‘Love Your Body Week’ Raises Awareness of Eating Disorders, Body Positivity

Charlotte Tuggle | Communications Editor

Nutrion/Dietetics senior Alissa Heath smashing a scale.

Alissa Heath, senior in Nutrition/Dietetics and president of AUBIE-EDA, smashes a scale on No Weigh Wednesday.

This week, the newly-relaunched Auburn University Body Image Education and Eating Disorder Awareness organization, led by College of Human Sciences Nutrition/Dietetics students, held events on campus to promote healthy eating and body positivity. AUBIE-EDA’s Love Your Body Week was held in conjunction with the National Eating Disorder Awareness Week.

Alissa Heath is a senior in Nutrition/Dietetics and president of AUBIE-EDA. She said after graduation, she would like to work professionally with eating disorder awareness and care.

“I actually suffered from an eating disorder, so it hits really close to home. After going through it personally, I know I can help so many people, and that’s exactly what I want to do,” Heath said. “My main goal is to get the word out there that it really doesn’t matter what your weight is, and that weight does not define you.”

Each day of the week hosted an event aimed at improving self-image, health and overall well-being. On ‘Mirrorless Monday,’ students were encouraged to write what they loved about their body and post the notes on mirrors. On ‘Talk About It Tuesday,’ participants were encouraged to share their stories of recovery. Wednesday’s theme was ‘No Weigh Wednesday,’ where the Auburn community was invited to smash scales.

“Weight is not the best indicator of somebody’s overall health,” said Jamie Case, representative for the Alsana Eating Disorder Treatment and Eating Recovery Center that sponsored the event. “We’re trying to get rid of that myth, and help people understand that health is not just about a number.”

The Alsana Eating Disorder Treatment and Eating Recovery Center in Birmingham focuses on comprehensive treatment of eating disorders, and aims to improve clients’ total health and well-being in the recovery process.

“What we do is help people – men and women – recover from eating disorders. And it’s important because there’s not a lot of awareness out there, even though eating disorders have been around for a very long time,” Case said. “A lot of people don’t understand the impact that [eating disorders] have on lives.”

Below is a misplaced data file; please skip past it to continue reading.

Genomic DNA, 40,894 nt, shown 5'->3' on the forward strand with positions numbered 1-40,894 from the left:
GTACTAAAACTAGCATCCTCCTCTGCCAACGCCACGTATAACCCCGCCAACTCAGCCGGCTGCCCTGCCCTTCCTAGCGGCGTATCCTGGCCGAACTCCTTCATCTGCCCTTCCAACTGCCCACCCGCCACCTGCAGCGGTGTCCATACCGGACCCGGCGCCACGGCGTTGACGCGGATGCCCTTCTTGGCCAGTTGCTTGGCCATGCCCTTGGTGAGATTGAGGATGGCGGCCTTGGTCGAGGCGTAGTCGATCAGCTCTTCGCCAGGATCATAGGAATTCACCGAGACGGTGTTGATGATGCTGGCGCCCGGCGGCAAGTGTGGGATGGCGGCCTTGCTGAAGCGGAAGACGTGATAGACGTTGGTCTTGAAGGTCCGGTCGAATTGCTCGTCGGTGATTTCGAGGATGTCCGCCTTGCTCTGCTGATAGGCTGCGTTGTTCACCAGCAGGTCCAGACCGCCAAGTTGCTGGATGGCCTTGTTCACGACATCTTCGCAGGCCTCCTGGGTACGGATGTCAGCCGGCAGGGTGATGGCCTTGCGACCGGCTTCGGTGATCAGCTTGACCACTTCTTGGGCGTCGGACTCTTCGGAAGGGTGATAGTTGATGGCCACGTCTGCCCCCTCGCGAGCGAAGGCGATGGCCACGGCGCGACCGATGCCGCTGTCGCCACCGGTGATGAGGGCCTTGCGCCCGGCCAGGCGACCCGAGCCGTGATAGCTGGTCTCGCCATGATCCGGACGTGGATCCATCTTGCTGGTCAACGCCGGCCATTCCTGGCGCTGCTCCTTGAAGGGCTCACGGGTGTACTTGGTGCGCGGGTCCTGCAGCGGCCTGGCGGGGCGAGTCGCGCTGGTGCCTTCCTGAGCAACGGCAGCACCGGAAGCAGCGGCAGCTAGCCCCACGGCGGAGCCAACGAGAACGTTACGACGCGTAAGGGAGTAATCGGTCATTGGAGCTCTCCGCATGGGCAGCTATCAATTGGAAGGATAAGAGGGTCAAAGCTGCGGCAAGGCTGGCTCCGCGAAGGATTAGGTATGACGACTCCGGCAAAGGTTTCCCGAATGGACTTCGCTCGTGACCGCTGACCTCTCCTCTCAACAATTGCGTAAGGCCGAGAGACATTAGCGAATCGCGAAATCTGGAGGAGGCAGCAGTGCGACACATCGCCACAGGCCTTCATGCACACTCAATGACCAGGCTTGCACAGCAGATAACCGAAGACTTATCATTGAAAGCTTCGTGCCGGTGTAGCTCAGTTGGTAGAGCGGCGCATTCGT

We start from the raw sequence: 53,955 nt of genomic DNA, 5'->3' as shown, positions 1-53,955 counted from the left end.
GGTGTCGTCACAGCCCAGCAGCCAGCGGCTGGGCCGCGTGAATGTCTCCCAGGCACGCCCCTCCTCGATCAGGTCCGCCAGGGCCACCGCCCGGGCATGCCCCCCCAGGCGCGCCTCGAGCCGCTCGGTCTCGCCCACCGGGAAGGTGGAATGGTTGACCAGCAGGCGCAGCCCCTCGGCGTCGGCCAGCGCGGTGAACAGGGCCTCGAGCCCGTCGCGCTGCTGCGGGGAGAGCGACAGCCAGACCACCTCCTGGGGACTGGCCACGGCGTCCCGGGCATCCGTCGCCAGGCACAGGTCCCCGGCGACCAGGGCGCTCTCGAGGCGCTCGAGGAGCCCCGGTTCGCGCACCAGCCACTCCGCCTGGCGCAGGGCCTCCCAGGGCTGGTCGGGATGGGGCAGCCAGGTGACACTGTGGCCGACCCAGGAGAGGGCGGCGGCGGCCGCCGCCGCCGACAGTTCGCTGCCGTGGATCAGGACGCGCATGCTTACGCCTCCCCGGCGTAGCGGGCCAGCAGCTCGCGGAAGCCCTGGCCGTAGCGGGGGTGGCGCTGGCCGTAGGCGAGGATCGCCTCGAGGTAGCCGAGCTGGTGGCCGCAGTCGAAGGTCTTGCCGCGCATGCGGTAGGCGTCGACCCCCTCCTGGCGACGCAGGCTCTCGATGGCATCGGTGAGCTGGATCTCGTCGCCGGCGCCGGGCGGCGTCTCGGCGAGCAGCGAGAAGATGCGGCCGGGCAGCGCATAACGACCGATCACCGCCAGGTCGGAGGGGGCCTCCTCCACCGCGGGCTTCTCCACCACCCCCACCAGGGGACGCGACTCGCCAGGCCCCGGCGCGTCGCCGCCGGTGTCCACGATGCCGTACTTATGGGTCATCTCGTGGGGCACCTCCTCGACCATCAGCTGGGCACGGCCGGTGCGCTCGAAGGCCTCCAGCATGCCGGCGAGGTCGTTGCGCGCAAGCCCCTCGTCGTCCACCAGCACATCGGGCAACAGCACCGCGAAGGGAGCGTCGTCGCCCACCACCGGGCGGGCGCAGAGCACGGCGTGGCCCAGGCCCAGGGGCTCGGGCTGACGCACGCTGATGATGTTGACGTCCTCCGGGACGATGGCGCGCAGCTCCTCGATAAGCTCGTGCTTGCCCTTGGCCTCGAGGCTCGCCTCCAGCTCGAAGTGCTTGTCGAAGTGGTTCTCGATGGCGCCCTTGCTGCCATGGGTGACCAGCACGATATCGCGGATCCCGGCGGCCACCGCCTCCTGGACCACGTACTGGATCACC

According to the National Eating Disorders Association, 20 million women and 10 million men in the U.S. will suffer from an eating disorder at some point in their lives. Those struggling with an eating disorder are also more at risk of having depression, obsessive-compulsive disorder and anxiety.

Abbigail Hickey is Auburn University’s registered dietitian and coordinator of nutrition services. She said college students are an important audience to speak to when talking about body positivity.

“We actually see that body image negativity or dissatisfaction actually goes up in individuals that are in college. We do see that people gain weight when they enter college – for many reasons, but most importantly, because they aren’t kids any more. They are growing, it is biologically appropriate that they are gaining weight,” Hickey said. “We all hear about ‘the freshman 15’ and all that, but that’s actually very normal and necessary for survival and health.”

Hickey said a person’s weight is not an accurate indicator of their overall well-being. Instead, focus should be placed on a balanced intake of nutrients, which can be achieved by incorporating fresh vegetables, fruits and lean proteins as the basis for a person’s daily nutritional needs.

Dietitians/nutritionists like Hickey are available to help individuals find the right amount and types of foods they should be consuming each day. This kind of education can enrich social awareness, both for their personal life and their professional conduct. Hannah Brown, a senior in Dietetics, said what she learns now about eating disorders will one day make her a better, more well-rounded pediatric dietitian.

“Our bodies are a lot less judgmental of what we eat than we are, and I think that’s something that has really [made an impact on] me,” Brown said. “Listen to what your body’s telling you to eat, and not necessarily what the number on the scale is showing.”

The week ends with All Foods Fit Friday, where members of the organization will be handing out chocolate inscribed with inspirational quotes on the wrappers. For more information on healthy eating and improving your body image, schedule an appointment with Abbigail Hickey in the Auburn University Health and Wellness office. Find out about additional resources at Health Promotion and Wellness website.